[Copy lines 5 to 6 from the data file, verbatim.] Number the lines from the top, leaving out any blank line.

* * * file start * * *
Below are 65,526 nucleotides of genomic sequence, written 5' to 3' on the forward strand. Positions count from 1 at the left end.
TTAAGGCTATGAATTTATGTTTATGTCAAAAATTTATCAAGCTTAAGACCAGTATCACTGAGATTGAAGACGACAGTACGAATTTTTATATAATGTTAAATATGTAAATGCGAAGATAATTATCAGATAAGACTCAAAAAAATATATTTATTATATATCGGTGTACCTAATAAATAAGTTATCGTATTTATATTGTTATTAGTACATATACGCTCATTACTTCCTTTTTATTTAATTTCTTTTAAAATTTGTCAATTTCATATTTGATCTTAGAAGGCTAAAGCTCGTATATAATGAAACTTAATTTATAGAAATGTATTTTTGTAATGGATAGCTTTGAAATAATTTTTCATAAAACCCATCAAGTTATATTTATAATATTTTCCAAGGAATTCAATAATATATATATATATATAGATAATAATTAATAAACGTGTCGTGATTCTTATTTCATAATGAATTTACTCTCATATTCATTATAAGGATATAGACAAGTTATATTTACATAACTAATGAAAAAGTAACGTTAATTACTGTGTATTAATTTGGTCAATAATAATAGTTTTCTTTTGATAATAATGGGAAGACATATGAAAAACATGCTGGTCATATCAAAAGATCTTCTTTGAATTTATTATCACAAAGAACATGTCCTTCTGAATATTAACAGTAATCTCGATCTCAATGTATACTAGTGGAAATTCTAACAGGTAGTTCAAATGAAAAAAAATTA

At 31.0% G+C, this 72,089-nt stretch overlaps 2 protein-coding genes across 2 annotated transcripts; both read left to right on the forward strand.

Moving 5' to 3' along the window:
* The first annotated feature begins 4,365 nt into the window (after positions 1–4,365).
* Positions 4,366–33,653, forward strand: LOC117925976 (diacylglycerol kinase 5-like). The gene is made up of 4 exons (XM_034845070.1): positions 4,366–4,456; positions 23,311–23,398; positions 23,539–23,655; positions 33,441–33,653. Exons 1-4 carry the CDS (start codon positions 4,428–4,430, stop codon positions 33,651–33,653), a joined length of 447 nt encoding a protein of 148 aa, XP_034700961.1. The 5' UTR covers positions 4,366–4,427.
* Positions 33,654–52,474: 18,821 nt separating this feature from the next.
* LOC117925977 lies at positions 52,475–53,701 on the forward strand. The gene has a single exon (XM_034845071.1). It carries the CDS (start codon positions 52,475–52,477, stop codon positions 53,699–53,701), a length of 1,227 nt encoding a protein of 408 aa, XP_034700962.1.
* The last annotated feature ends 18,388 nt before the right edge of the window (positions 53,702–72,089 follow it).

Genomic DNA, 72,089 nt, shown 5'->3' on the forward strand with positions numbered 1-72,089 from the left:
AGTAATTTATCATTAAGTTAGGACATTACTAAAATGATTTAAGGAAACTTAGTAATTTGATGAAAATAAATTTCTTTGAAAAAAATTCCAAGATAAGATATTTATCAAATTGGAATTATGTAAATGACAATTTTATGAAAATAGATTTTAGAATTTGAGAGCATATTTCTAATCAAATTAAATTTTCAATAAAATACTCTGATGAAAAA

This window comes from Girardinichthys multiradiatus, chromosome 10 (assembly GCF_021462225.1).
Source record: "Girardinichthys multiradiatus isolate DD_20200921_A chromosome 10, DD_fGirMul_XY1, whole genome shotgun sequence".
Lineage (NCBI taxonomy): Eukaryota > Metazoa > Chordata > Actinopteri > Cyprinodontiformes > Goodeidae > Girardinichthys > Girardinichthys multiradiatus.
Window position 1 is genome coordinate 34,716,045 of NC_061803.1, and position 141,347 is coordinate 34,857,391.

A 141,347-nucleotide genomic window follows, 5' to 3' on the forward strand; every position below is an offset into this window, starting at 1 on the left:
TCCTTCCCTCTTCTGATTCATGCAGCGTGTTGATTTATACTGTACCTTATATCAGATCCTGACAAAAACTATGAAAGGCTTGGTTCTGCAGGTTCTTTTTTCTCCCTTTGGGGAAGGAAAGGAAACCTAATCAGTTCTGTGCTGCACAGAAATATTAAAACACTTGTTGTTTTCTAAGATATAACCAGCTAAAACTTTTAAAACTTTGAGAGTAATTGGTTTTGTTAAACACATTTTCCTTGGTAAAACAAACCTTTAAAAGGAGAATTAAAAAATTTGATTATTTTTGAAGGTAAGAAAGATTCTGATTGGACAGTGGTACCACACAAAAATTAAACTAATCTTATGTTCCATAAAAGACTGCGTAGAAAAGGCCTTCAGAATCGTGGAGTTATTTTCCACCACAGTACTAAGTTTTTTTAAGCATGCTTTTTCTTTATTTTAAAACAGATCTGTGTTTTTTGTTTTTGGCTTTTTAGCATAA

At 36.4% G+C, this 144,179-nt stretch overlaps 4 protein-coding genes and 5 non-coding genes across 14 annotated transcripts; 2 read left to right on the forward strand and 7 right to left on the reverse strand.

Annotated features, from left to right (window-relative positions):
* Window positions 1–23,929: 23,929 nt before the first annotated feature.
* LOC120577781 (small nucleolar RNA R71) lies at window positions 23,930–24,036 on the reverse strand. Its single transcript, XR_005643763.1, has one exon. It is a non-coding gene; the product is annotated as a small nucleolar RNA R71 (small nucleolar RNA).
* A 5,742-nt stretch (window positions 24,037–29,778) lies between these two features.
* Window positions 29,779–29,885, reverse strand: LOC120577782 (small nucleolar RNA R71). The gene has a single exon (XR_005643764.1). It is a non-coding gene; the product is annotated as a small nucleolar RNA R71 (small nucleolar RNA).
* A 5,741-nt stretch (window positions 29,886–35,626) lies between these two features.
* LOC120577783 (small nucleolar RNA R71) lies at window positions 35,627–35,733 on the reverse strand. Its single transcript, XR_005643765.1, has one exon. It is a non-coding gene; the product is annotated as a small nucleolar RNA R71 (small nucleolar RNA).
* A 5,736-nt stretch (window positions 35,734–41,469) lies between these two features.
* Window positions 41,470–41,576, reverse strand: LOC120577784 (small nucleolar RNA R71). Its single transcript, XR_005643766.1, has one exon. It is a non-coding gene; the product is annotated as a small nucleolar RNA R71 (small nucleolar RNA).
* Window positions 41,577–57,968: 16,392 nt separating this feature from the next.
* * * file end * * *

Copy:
* The first annotated feature begins 4,365 nt into the window (after positions 1–4,365).
* Positions 4,366–33,653, forward strand: LOC117925976 (diacylglycerol kinase 5-like). The gene is made up of 4 exons (XM_034845070.1): positions 4,366–4,456; positions 23,311–23,398; positions 23,539–23,655; positions 33,441–33,653. Exons 1-4 carry the CDS (start codon positions 4,428–4,430, stop codon positions 33,651–33,653), a joined length of 447 nt encoding a protein of 148 aa, XP_034700961.1. The 5' UTR covers positions 4,366–4,427.